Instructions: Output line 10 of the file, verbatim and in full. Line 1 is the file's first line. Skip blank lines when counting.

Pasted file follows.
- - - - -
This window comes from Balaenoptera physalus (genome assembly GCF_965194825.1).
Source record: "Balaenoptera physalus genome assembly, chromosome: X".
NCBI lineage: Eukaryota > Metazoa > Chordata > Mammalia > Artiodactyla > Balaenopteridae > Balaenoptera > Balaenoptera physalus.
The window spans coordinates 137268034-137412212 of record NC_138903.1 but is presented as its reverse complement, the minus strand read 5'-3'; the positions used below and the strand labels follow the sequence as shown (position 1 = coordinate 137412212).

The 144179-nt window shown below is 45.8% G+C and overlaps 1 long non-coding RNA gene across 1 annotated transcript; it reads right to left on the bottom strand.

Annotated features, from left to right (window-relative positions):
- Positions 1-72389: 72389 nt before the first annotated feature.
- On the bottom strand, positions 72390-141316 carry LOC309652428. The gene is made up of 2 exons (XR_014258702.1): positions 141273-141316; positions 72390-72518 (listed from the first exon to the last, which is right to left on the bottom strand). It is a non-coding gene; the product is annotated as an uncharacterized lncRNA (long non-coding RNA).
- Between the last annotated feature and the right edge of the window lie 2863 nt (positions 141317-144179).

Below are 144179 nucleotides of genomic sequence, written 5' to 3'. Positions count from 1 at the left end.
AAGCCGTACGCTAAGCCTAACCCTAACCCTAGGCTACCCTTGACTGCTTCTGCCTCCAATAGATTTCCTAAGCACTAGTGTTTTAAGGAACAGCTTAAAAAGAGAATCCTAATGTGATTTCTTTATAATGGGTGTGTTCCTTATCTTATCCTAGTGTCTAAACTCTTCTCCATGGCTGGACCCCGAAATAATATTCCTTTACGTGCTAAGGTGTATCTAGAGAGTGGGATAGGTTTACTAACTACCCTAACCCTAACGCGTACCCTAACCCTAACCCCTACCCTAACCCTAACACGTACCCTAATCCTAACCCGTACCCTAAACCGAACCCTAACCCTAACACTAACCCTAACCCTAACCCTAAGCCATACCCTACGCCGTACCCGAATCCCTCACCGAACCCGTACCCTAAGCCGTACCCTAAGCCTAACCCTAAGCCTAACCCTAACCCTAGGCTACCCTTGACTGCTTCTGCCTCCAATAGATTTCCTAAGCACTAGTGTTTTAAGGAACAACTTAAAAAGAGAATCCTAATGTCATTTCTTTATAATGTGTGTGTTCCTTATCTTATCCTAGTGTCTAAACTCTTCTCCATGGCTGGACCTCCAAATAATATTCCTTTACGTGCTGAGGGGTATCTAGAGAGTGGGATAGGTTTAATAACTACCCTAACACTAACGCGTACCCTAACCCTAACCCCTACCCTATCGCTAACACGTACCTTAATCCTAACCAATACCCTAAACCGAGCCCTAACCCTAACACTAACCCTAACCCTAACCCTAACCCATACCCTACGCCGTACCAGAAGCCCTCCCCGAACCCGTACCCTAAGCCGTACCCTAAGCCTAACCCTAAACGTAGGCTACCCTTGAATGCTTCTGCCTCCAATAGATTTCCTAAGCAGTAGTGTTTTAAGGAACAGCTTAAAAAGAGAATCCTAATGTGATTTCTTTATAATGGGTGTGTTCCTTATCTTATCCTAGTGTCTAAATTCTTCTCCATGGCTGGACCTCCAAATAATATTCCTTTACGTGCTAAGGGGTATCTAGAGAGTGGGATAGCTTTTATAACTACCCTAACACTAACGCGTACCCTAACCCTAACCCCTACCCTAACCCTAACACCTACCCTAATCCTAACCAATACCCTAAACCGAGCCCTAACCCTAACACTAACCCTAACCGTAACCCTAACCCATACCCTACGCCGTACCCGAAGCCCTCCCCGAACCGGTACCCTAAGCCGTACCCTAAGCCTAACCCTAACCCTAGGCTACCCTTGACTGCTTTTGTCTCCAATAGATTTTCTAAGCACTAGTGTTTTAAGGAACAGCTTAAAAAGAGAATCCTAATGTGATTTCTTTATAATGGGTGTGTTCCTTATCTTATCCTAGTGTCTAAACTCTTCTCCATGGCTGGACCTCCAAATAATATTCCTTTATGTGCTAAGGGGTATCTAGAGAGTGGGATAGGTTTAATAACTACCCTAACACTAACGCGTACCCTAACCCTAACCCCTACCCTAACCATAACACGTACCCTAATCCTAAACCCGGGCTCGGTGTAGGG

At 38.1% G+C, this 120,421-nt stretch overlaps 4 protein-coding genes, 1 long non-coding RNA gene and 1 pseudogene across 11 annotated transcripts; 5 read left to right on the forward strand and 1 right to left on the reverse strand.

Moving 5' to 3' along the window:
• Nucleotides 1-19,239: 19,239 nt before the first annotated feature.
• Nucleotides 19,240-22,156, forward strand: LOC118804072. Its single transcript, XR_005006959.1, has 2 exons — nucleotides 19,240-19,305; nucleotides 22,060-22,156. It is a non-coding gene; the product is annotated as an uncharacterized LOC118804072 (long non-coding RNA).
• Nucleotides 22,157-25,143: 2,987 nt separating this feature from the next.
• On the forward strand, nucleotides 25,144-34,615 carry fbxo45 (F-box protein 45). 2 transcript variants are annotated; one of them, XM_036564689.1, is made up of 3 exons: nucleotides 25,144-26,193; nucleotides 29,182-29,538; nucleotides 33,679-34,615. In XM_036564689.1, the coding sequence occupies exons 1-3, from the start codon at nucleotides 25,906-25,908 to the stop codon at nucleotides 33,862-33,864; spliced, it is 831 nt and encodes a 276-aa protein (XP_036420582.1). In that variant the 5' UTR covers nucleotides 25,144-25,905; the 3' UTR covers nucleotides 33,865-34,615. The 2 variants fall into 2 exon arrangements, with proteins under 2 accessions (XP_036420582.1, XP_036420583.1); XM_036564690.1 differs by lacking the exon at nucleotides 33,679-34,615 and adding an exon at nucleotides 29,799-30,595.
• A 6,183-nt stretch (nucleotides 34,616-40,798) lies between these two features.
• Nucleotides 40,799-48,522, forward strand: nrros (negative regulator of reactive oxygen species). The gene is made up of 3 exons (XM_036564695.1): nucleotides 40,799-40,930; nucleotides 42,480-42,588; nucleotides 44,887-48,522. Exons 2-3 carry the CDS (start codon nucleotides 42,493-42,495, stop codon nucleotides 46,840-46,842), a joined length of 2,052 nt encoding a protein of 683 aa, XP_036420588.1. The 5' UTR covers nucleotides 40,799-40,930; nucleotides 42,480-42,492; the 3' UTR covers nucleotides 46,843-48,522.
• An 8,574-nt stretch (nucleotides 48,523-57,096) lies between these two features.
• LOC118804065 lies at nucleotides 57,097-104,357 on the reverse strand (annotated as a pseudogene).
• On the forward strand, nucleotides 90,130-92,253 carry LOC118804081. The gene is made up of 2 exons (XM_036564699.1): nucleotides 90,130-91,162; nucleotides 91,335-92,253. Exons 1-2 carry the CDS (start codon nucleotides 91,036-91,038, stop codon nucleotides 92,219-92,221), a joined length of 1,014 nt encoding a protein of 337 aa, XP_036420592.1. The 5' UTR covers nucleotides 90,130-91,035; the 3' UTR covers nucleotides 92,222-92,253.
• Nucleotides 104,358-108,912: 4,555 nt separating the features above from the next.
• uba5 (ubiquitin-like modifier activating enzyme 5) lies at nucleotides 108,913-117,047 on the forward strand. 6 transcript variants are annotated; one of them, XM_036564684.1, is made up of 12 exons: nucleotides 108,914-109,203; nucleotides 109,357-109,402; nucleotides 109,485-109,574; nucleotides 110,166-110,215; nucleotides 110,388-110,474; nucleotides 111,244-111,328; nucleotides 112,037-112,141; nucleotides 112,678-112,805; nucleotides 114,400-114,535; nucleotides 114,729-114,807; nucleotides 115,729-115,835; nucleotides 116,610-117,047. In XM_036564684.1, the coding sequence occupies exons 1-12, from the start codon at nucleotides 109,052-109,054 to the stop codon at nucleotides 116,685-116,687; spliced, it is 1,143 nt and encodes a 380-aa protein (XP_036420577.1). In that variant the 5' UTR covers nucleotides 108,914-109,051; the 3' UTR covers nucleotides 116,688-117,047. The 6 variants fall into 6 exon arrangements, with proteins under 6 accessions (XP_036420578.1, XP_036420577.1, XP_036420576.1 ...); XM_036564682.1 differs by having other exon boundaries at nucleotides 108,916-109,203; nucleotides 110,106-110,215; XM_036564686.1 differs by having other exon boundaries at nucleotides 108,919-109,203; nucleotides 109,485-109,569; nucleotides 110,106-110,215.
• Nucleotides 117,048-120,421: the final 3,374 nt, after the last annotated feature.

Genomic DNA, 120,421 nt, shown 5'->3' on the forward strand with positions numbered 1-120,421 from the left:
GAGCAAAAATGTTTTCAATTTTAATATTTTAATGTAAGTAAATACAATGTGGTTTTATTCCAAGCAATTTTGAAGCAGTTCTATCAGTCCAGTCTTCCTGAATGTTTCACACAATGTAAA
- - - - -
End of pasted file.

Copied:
Below are 144179 nucleotides of genomic sequence, written 5' to 3'. Positions count from 1 at the left end.